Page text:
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The Outsider no more
on 9 October 2011
I remember hearing High Noon and then Organ Donor on BBC radio 1's Evening session as a teenager back in the mid nineties, for me Shadow defined innovation and Endtroducing has become regarded as a timeless classic. I realise that such a totemic piece of work might become something of a burden for an artist, I remember buying the Private Press on the day of release and being brutally disappointed with it. Of course it's a work of genius in it's own right, but my expectations were such that anything less than a carbon copy of Endtroducing would have upset me...having learnt not to judge his albums so quickly I really tried with The Outsider but it failed to impress, it wasn't the hyphy tracks (there are some decent breaks there) but the prevelance of weak guest vocals from a fleeting indy scene that seemed to be watering down the work of a personal sacred cow.
So that's where we were before this album dropped and I can only tell anyone who possibly felt burned by The Outsider that with this album DJ Shadow is back to doing what he does best, which is stirring the heart strings in places, making your head nod in others and leaving you a little disturbed in others.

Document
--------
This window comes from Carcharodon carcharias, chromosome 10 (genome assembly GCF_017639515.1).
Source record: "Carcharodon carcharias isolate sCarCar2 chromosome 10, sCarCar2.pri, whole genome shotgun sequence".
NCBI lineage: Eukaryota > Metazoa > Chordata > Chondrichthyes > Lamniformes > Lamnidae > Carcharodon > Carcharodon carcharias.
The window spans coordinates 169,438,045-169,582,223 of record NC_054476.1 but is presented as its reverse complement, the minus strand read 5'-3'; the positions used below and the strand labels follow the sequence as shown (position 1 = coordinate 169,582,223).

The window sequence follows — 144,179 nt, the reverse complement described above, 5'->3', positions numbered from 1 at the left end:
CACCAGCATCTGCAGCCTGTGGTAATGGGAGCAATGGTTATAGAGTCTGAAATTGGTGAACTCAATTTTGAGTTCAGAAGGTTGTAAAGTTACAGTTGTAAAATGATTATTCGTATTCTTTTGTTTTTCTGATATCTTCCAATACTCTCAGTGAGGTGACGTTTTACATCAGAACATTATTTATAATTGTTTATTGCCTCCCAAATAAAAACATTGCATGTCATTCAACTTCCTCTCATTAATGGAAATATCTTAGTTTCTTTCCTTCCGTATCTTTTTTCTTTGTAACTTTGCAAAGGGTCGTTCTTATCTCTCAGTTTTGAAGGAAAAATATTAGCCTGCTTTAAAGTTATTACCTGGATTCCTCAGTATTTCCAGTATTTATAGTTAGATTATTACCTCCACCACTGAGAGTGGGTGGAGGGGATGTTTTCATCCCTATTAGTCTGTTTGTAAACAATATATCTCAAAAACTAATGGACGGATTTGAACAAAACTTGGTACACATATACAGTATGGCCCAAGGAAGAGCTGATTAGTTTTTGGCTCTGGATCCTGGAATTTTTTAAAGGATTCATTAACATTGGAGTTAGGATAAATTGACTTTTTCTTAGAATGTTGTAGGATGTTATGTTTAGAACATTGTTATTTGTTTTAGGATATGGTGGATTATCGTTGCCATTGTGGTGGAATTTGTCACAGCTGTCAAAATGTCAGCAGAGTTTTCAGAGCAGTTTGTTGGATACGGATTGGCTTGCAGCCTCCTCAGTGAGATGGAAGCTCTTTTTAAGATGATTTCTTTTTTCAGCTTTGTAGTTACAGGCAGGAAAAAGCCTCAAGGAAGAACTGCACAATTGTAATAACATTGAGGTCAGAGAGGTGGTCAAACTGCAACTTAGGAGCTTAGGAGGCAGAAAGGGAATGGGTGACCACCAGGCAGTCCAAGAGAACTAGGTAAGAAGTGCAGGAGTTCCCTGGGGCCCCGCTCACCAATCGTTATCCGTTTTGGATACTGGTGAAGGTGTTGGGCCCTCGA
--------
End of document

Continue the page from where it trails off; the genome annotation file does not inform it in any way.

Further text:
The Less You Know...opens with the declaration "I'm back" opening a wonderful schizophrenic Back to Front(Circular logic) and hopes are raised straight off the bat. The first five tracks are all strong in their own way, from the throw back cerebral hip-hop of Stay the Course (featuring Talib Kweli and Posdenous) to the gut wrenchingly appropriately titled Sad and Lonely. Track six is the only track I would discard and it's not Shadow's fault, the beat is driving and hypnotic and as an instrumental it would be fine but clumsy mockney vocals by Tom Vek make this a bit of an embarrassment to listen to. What then follows is a near twenty minute string of tracks that take you to another place, perfectly sequenced with your state of mind at heart, these songs brought that sense of awe back, from Tedium to Give me back the nights I can honestly say I was transported.
The only reason I give this album four stars and not five is the inclusion of I gotta rock (an ok track, nothing special...) on the regular release combined with the omission of the stunning Def Surrounds Us,it seems to break the continuity and the mood that had been built. Josh Davis has no obligation to produce any other art other than that which gratifies him personally and, as a long term fan, all I can say is that I'm grateful on this occasion that our tastes have coincided once again.